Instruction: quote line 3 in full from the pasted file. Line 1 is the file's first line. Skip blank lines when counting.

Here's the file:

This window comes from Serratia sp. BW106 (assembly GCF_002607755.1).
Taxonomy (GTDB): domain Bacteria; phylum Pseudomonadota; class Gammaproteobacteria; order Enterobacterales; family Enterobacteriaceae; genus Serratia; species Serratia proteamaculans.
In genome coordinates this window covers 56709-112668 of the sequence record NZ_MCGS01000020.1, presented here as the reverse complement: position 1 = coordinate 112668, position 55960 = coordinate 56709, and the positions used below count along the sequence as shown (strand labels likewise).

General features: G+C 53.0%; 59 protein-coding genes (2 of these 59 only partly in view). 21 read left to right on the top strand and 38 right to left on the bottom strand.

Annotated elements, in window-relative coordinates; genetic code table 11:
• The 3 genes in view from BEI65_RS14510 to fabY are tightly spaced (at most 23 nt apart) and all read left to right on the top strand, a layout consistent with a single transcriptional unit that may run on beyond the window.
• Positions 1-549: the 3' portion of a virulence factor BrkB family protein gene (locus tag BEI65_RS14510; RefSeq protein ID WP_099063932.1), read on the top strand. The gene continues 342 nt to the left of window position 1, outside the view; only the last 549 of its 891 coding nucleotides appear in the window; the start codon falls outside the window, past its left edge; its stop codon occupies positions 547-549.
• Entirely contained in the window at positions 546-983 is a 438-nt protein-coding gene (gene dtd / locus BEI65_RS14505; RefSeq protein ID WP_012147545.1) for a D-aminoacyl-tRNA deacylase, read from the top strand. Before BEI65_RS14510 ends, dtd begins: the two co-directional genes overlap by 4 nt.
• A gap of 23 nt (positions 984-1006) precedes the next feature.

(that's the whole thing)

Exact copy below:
In genome coordinates this window covers 56709-112668 of the sequence record NZ_MCGS01000020.1, presented here as the reverse complement: position 1 = coordinate 112668, position 55960 = coordinate 56709, and the positions used below count along the sequence as shown (strand labels likewise).